‘It’s probably in your interest to have the breakdown as soon as possible,’ said Haycock. ‘The sooner you have it, the sooner we can proceed with the prosecution.’

‘I’ll see what I can do.’

 ‘Call me tomorrow with an update,’ said Haycock.

Madison placed the phone back on the receiver.

‘Lets go for lunch,’ she said to Charles.

‘I’m reviewing a play at the Albany and I was wondering if you’d like to come along,’ said Charles.

That afternoon Madison Piper had an important meeting with her colleagues and superiors at which she was to give a presentation. She tried to explain this to Charles, but his only response was to wonder aloud whether she wanted to accompany him to the theatre. The meeting was not a complete disaster as her colleagues and superiors took Charles to be part of the act.

That night Madison took Charles for dinner at Montgomery’s. They had three bottles of red wine and stayed for cocktails.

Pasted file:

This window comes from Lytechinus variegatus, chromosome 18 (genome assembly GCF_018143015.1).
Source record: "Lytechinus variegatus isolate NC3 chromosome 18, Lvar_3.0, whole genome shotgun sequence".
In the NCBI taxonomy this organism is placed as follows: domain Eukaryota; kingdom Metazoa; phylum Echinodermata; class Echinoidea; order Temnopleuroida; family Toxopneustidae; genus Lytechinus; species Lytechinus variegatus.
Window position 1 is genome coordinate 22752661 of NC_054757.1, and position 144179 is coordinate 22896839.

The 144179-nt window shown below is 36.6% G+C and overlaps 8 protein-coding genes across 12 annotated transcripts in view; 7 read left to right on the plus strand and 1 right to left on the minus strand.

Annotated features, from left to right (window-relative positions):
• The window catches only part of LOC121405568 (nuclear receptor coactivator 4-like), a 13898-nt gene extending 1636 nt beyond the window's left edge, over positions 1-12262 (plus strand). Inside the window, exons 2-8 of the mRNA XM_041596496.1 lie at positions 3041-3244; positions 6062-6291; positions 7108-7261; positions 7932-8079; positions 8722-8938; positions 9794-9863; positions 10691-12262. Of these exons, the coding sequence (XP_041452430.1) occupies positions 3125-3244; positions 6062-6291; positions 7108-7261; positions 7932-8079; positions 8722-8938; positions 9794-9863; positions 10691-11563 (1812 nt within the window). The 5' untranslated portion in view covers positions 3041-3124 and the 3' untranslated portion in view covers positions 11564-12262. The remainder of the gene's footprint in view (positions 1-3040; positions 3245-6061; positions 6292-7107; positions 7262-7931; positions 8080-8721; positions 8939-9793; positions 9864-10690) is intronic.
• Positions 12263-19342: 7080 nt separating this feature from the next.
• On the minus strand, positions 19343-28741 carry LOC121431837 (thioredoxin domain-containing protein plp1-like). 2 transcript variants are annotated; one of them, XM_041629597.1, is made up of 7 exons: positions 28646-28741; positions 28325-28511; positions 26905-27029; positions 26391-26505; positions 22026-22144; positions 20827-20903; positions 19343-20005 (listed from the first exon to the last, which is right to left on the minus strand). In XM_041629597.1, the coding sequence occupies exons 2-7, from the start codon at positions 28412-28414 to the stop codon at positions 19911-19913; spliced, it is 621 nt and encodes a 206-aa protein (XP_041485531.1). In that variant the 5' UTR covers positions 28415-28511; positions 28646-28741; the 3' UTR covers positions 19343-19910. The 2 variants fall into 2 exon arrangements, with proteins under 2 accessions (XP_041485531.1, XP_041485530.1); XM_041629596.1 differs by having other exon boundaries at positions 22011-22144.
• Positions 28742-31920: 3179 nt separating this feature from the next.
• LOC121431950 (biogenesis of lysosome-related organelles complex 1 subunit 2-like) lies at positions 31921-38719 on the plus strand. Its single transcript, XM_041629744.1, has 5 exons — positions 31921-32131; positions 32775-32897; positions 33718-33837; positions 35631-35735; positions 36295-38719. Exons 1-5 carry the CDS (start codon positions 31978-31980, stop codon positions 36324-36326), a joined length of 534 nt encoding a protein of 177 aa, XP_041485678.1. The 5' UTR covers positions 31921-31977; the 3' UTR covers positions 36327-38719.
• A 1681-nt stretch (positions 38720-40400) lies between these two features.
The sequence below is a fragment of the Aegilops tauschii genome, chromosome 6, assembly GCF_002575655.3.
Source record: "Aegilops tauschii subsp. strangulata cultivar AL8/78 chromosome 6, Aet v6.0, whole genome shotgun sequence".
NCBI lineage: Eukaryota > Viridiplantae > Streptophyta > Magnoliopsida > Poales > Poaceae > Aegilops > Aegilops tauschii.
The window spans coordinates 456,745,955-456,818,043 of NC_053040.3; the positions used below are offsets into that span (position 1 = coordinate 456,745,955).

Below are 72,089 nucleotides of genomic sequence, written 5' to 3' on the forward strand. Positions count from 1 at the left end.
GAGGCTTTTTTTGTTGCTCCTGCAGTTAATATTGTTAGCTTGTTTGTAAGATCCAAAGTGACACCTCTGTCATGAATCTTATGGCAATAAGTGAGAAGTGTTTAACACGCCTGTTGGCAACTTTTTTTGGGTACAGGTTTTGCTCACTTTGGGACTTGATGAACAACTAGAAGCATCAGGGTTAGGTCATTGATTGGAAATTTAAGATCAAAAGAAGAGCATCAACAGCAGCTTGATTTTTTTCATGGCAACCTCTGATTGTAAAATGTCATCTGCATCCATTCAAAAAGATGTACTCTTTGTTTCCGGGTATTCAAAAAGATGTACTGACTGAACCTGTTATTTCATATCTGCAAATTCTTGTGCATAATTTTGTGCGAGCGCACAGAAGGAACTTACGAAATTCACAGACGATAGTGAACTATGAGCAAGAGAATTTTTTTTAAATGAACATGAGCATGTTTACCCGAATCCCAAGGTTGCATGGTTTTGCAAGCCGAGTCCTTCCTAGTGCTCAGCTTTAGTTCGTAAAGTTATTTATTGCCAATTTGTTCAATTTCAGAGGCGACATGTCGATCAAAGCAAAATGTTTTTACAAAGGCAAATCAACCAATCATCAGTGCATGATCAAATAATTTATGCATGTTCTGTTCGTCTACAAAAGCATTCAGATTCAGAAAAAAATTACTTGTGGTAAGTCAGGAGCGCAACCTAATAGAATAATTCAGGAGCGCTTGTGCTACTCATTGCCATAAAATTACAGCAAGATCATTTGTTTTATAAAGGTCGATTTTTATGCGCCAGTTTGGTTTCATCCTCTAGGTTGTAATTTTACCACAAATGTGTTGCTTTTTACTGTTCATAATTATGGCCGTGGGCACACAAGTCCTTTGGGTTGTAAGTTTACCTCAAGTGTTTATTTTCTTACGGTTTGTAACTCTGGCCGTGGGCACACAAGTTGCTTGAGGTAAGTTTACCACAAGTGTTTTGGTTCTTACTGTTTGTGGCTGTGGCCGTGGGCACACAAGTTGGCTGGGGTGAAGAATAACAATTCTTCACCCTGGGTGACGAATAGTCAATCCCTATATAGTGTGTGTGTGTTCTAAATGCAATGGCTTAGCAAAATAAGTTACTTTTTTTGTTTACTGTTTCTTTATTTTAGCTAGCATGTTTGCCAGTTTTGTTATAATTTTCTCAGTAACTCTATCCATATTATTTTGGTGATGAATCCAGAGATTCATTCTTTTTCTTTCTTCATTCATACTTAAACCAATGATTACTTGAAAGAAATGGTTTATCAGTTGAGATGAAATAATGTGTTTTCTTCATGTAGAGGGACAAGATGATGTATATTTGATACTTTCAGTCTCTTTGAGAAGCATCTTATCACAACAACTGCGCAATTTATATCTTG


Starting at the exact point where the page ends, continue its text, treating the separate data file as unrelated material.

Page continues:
‘You did what?’ said Haycock.

‘Nothing happened,’ said Madison. ‘He just lay next to me, whispering, I’m reviewing a play at the Albany and I was wondering if you’d like to come along, until he fell asleep. He looked so awful, sitting in that uncomfortable chair by my bed, his eyes all bloodshot.’

‘This isn’t going to stand up too well in court,’ said Haycock. ‘Neither is your buying him dinner. Do you have the receipts?’

‘He has to eat.’

‘I’m reviewing a play at the Albany and I was wondering if you’d like to come along,’ said Charles.

‘If you have the receipts, burn them. How are you coming along with the breakdown?’

‘Not great.’

‘Are you trying to destroy me, Maddy? I was telling your story to Rube last night and he gave me the Tanning case – Rube worked on the Tanning case years ago. This Tanning decides he wants to write a novel about a colleague of his – so he starts writing down everything the guy says. Whenever he opens his mouth, there’s Tanning, waiting to write it down. Drove the poor guy crazy.’